This interview was part of a two-article series aimed at presenting and showcasing one of the projects that Time for Equality has chosen to support in the frame of their ‘Take Action‘ mission. The first article, introducing Siddika Ahmed, can be read here.
In line with the Millenium Development Goal 3 to “promote gender equality and empower women”, Breaking the Cycle UK aims to give young girls from disadvantaged families and geographical areas in Bangladesh a better chance in life through better access to information and education. The form of support provided includes meeting the financial costs for school fees, exam fees, uniforms, books, tiffin and travel costs.
Siddika Ahmed, founder of this initiative, points out on the organisation’s website that ”daughters in Bangladesh are not generally given priority over sons in families, particularly where money is tight, thus, families, including the girls themselves, sacrifice their education to facilitate the sons.”
By addressing this type of inequality in Sylhet, Breaking the Cycle UK promotes the long-term advantages that come from improving opportunities for girls. ”Practical support for girls of secondary education age to access higher level education and the value of increased literacy and educational attainment will be demonstrated through their ability to help their families access and put into practice advice on healthy living and civic rights, as well as improving their chances for gaining meaningful employment.”
The beneficiaries are girls who are academically bright in secondary education and thanks to this support programme, some 35 girls have already been given the opportunity to advance their studies and be better prepared for their life ahead.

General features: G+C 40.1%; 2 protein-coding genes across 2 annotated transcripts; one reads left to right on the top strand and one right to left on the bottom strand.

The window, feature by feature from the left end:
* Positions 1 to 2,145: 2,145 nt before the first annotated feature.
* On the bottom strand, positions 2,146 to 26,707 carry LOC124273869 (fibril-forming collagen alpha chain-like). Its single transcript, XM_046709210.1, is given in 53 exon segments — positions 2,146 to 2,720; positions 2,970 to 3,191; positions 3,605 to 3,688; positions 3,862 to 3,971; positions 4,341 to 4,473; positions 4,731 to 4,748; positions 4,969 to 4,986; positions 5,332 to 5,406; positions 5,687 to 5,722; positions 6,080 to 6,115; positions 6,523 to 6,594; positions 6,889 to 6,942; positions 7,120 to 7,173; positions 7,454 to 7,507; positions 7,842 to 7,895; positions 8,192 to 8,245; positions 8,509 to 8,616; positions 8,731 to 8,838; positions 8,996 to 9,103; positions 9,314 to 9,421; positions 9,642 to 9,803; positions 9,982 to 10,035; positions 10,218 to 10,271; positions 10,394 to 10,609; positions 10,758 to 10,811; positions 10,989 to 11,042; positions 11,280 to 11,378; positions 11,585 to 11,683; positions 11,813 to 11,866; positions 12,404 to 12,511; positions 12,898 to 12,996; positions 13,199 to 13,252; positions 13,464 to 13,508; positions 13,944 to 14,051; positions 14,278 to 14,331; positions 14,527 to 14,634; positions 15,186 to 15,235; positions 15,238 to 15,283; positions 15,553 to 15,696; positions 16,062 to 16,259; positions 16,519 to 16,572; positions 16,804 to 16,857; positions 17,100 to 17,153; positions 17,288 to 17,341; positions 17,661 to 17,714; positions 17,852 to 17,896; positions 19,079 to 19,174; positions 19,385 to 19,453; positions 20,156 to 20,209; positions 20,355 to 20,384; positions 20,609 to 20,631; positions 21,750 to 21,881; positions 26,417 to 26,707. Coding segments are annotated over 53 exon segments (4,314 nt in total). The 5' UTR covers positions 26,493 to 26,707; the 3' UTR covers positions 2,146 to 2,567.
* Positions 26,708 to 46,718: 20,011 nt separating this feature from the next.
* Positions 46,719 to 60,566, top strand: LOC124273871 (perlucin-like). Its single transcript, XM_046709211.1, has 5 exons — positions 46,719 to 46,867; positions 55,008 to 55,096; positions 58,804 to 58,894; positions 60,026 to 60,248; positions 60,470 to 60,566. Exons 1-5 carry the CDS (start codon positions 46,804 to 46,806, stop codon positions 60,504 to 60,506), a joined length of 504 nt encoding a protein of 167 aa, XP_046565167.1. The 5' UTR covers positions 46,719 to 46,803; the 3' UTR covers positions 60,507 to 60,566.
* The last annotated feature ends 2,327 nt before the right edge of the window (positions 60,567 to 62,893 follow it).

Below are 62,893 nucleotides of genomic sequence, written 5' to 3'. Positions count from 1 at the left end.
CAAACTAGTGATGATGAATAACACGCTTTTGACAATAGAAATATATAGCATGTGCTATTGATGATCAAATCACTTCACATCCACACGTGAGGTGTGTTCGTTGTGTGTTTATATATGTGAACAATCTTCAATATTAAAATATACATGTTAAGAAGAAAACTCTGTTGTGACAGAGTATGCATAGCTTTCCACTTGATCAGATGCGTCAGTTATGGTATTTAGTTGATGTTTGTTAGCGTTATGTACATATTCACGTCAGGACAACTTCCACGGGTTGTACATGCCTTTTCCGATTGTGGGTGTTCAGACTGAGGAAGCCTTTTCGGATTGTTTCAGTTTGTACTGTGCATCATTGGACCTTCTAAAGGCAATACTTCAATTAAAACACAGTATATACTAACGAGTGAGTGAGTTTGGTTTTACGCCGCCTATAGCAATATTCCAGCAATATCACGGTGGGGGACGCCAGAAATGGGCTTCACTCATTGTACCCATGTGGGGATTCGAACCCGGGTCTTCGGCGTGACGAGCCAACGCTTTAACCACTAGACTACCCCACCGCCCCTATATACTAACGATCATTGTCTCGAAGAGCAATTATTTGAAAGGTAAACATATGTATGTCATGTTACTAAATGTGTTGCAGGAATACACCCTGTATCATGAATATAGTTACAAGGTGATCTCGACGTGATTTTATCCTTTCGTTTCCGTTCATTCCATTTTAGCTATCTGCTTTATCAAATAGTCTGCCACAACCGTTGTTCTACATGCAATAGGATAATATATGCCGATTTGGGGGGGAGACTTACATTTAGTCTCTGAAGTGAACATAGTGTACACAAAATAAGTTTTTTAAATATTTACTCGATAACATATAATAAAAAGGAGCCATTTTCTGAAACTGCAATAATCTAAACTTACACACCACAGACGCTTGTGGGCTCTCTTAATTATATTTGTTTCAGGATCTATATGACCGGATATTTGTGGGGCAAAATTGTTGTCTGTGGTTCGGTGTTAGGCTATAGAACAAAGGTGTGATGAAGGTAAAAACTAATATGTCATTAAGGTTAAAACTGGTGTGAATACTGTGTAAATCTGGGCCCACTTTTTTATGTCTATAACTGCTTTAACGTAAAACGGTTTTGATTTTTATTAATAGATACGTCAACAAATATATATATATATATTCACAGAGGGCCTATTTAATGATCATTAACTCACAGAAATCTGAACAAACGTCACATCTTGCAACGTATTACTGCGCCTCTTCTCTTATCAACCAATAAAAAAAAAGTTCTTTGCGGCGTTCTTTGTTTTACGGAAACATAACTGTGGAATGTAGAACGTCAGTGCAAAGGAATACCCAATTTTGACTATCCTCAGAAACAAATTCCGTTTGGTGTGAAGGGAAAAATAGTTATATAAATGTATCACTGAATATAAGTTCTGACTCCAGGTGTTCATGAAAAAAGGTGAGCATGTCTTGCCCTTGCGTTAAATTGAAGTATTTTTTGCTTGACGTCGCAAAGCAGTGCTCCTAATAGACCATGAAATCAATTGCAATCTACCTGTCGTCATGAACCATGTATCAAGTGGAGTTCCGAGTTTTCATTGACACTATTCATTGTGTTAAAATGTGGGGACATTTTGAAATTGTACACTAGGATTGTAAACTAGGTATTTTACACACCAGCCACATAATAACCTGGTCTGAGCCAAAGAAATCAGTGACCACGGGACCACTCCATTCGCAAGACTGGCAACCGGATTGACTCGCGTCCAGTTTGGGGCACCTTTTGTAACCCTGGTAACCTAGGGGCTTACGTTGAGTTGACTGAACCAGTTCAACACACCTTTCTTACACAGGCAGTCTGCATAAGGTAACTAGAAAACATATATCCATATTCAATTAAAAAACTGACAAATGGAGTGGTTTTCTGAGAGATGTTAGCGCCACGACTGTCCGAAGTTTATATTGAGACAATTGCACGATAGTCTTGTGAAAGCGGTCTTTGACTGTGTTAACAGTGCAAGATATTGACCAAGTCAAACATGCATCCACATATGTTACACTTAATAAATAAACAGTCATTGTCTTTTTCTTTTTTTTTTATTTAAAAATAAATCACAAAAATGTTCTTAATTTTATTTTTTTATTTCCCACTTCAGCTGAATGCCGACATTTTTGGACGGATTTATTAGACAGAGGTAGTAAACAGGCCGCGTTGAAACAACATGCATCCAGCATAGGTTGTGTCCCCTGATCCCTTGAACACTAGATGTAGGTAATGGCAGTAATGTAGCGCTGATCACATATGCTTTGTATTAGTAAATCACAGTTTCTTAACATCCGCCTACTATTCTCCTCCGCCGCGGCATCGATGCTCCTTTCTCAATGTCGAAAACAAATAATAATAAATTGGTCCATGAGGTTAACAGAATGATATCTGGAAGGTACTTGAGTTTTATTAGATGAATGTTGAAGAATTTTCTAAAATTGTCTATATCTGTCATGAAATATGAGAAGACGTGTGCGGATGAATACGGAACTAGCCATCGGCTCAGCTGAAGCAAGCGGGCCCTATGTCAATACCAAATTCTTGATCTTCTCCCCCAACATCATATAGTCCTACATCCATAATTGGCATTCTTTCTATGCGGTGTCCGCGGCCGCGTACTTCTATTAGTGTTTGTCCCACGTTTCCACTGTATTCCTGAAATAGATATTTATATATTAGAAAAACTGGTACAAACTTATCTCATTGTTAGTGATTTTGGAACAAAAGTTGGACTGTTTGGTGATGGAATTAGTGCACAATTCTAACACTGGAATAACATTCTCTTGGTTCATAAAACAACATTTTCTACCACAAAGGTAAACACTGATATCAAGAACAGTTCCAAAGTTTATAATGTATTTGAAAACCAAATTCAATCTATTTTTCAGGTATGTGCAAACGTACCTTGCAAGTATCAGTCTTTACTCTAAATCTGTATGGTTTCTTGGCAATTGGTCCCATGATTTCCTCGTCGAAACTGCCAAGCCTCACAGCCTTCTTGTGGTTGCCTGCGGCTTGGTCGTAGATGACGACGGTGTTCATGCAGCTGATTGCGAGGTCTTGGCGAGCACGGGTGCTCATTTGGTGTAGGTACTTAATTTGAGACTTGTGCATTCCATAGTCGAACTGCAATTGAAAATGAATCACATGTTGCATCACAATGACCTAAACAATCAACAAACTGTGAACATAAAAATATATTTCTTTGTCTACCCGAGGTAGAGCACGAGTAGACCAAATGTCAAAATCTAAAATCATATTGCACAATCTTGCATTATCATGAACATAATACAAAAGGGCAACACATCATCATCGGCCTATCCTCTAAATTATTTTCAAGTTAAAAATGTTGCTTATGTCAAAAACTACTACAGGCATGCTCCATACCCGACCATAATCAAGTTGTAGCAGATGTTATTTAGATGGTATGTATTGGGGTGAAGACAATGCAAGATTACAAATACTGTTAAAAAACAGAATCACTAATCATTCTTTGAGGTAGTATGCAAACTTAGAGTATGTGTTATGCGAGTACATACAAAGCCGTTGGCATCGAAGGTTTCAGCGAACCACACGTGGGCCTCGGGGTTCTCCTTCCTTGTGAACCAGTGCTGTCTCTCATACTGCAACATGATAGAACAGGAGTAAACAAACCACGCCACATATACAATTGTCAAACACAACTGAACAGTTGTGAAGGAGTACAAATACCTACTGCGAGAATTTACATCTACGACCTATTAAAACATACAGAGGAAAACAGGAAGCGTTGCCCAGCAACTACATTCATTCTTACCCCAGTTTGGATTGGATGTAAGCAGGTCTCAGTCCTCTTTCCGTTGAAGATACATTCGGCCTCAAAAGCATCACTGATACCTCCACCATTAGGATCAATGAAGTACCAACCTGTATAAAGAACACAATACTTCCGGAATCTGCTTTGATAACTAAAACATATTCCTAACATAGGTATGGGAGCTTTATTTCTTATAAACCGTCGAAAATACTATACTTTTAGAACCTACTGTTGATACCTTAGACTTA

The cost to change the future of each girl is £10 per month or £120 per annum and donations can be made via the Breaking the Cycle UK website here.
Time for Equality talked to Siddika Ahmed about Breaking the Cycle UK and girls’ access to education in an interview conducted in May 2014.
‘‘Breaking the Cycle’’ supports girls of secondary school age, from financially deprived backgrounds in the Greater Sylhet District of Bangladesh. Why did you choose this particular area in Bangladesh?
”My family heritage is Bangladeshi. I was born in Sylhet and did not come to live in the UK until I was 4 years old. Also I discovered through my research that a lot of the funds from International Aid did not reach the Greater Sylhet District but the “lions share” of funds was spent in the Dhaka region.
I felt that both these factors were important in choosing location as well as the identified need for support for girls who are not able to continue education due to poverty.”
How can a UK-based not-for-profit organisation promote social change and particularly help local communities of young girls in Bangladesh? What has ‘‘Breaking the Cycle’’ achieved so far?
”Social change is created through empowerment of those who feel they have no power or “voice”. Access to and completion of education is a key starting point to meet these needs. I believe that our girls will help others and their children will have better opportunities. Just as a small stone can create a ripple effect that spreads across a pool, Breaking the Cycle UK can do the same through the progress of our girls.